Are Essential Oils Safe to Use Around My Pets?

Are Essential Oils Safe to Use Around My Pets?

Many people frequently use essential oils via a diffuser in their homes for their own aromatherapy or therapeutic use, whether it is to help them sleep at night, provided a relaxing environment, or even to help with the common cold. Some also choose to use essential oils directly onto their pets as they believe they provide a natural flea and tick repellent. However, many do not realize that the use of certain essential oils may not be safe for their beloved pets. Every individual pet is different and some may experience a more severe reaction to a particular oil than compared to another pet. Our pets also have a significantly higher sense of smell than we do–even a subtle aroma to us is far more noticeable to our pet. To your pet, this may be like sitting next to someone who is wearing a very strong scent or too much perfume.

Essential Oils that are NOT SAFE for dogs:
• Clove
• Garlic
• Juniper
• Rosemary
• Tea tree
• Thyme
• Wintergreen
• Oregano

Essential Oils that are NOT SAFE for cats:
• Cassia
• Cinnamon
• Lemon
• Citrus
• Clove
• Eucalyptus
• Lavender
• Peppermint
• Tea tree
• Thyme
• Spruce
• Pennyroyal
• Birch

Safety Tips when using essential oils around your pets:

1. Consult your veterinarian before the use of essential oils around your pets.

2. Use EXTRA caution with the use of essential oils around cats. Cats do not possess the liver enzymes that humans do, making it very difficult for cats to metabolize essential oils and increasing the risk of toxicity.

3. Do not apply essential oils to the skin or fur of your pet. Your pet may have a negative skin reaction that can include chemical burns, irritation, and redness. Your pet may also groom or lick themselves on the application site (ingesting the essential oil), which can lead to toxicity.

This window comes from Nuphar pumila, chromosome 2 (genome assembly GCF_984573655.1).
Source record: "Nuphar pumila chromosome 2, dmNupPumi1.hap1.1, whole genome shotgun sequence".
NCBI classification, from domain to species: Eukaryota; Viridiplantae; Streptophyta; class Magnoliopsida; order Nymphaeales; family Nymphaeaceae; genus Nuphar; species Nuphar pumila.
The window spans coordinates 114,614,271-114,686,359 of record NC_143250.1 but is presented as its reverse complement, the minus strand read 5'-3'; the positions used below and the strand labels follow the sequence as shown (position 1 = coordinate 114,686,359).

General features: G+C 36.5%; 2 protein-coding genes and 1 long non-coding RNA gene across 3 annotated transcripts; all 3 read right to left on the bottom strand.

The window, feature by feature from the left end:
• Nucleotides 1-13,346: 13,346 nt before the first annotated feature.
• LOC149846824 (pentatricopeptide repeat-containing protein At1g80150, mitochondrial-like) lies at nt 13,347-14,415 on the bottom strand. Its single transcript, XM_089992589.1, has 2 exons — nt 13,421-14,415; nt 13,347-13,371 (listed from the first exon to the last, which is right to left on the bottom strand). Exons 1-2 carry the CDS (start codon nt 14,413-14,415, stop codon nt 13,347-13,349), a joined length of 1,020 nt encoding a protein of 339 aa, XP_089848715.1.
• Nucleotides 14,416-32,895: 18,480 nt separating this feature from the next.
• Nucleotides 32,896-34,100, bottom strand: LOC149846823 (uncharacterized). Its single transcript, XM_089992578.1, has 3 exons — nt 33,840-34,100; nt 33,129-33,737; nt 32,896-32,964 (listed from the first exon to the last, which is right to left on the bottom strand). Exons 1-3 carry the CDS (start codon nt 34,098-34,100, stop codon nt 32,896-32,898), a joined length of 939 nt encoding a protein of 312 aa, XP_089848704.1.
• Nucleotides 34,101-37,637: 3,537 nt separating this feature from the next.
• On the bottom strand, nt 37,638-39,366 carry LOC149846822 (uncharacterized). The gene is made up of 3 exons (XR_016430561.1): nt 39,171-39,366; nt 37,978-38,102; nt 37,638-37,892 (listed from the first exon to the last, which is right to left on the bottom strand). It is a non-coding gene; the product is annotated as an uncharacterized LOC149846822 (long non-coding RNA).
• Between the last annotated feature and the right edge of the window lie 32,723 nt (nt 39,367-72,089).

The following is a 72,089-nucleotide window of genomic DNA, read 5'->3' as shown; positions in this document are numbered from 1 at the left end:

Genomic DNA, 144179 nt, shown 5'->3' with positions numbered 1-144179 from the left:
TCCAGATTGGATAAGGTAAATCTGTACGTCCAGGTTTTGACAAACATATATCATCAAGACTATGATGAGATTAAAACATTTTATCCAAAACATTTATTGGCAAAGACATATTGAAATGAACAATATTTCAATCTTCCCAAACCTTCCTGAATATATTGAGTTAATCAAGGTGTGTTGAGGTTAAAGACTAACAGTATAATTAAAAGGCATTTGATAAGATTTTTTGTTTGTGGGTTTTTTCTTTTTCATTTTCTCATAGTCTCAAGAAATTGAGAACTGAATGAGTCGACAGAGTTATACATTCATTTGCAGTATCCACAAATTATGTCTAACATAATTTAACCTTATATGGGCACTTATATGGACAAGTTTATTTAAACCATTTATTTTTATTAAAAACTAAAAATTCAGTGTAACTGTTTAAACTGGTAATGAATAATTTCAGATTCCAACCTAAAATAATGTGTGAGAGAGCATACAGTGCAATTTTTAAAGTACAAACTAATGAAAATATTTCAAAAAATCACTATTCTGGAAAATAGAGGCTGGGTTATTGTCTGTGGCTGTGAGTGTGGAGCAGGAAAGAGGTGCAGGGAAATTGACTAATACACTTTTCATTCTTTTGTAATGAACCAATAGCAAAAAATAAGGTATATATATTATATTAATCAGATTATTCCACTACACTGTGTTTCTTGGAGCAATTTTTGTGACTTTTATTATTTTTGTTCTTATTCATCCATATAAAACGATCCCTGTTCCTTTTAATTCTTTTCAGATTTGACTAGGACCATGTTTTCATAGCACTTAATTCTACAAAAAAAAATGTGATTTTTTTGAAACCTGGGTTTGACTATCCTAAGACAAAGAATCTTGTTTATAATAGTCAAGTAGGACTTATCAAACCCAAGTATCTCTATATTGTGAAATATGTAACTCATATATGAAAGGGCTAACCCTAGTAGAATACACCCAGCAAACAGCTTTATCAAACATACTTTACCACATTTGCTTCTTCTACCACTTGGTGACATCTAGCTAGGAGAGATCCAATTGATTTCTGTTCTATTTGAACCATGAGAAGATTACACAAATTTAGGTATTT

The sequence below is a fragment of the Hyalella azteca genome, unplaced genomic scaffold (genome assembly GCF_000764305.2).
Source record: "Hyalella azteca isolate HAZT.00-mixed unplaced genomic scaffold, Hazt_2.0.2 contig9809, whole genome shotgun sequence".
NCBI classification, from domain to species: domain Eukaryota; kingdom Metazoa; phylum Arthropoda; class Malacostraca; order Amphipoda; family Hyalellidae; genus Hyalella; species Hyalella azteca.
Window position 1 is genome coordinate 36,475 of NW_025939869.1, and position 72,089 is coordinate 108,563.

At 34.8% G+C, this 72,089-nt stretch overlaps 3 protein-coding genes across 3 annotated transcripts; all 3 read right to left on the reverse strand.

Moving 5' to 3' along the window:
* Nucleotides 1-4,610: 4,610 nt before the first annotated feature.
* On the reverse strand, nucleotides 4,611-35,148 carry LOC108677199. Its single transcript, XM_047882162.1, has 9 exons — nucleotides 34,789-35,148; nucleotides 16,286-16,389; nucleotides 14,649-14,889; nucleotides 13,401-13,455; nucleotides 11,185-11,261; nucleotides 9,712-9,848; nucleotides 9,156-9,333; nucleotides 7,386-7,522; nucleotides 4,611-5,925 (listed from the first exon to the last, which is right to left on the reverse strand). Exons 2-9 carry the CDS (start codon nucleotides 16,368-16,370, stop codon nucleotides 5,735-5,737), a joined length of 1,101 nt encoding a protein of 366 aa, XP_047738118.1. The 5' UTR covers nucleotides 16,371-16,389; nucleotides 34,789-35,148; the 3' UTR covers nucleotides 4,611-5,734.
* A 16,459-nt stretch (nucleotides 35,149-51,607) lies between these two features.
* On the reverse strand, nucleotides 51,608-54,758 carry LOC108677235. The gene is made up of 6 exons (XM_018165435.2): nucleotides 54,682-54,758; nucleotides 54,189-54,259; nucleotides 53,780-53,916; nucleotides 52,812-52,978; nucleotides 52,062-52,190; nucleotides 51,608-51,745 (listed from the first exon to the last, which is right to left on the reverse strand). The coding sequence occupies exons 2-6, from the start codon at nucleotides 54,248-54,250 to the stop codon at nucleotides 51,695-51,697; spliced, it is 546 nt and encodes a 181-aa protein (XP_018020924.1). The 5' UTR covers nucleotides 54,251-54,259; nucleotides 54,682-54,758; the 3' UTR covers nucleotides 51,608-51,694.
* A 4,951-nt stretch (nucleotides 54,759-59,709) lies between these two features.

4. Pets should always have a place in the home that they can go to that has good ventilation and is free from any kind of scents/essential oils. If you use essential oils in your bedroom at night, leave the door open so that your pet is not trapped breathing in the essential oils and can go somewhere else if the scent becomes over-bearing for them.

5. If you are using an essential oil that is safe for pets, make sure it is a high quality “therapeutic grade” and does not contain any other additives or chemicals that may harm your pet. Essential oils MUST be diluted when using a diffuser.

6. Essential oil diffusers should be out of reach from pets to avoid it being accidentally knocked over and coming into contact with the oils. The concentrated essential oils should be kept out of access to pets.

There is a popular belief that essential oils can be used as a repellent for fleas and ticks. This involves diluting an essential oil into either a carrier oil or distilled water or vinegar and then spraying it onto your pet. Not only would these ‘repellents’ be irritating to your pet’s skin and potentially cause a negative reaction, but most ‘repellant recipes’ use oils that are considered as not safe to use on your pet. There are no scientific studies that support the use of essential oils as an effective use against fleas and ticks. Also, by using something that is not supported as an effective method of prevention, you are putting your pets at risk to contract fleas, ticks, and other parasites.

Written by Brittany, ACA